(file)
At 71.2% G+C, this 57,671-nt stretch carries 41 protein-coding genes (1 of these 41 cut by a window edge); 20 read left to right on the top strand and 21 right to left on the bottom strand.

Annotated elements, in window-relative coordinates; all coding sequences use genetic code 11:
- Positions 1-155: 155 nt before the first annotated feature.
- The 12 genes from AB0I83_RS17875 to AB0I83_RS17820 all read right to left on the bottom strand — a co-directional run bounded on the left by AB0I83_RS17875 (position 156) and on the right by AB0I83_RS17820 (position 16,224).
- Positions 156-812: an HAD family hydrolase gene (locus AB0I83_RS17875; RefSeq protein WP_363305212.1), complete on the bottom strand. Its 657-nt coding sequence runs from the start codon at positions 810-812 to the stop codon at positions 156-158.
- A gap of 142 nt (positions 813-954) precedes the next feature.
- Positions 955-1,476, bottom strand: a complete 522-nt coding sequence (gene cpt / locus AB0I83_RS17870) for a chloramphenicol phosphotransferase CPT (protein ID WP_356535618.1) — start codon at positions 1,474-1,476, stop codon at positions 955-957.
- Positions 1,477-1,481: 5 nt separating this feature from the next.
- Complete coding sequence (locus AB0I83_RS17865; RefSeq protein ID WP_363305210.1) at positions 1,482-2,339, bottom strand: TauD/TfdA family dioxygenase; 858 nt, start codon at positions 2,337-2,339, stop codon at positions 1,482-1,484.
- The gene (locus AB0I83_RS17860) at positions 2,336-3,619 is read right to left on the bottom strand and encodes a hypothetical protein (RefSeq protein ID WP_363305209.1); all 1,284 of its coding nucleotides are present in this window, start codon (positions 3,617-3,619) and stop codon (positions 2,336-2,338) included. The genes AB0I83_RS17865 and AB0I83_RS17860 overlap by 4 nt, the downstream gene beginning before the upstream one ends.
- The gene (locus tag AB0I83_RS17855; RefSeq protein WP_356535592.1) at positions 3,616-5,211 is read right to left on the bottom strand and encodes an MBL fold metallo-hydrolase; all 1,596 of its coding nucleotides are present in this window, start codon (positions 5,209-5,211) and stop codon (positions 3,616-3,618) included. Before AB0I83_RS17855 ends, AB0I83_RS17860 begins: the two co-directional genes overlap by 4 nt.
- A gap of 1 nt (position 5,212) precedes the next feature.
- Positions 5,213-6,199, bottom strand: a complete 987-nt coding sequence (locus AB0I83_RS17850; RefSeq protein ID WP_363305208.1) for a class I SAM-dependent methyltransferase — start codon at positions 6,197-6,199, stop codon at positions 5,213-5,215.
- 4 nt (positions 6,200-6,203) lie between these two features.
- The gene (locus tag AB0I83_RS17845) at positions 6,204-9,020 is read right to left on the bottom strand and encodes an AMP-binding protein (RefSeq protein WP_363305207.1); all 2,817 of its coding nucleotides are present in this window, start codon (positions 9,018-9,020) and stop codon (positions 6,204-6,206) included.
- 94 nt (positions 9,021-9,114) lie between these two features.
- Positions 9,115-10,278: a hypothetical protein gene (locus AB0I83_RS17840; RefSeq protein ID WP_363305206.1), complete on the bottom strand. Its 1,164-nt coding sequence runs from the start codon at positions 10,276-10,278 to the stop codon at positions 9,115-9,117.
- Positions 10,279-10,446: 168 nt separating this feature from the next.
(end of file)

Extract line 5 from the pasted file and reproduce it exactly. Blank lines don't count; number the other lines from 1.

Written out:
- Positions 156-812: an HAD family hydrolase gene (locus AB0I83_RS17875; RefSeq protein WP_363305212.1), complete on the bottom strand. Its 657-nt coding sequence runs from the start codon at positions 810-812 to the stop codon at positions 156-158.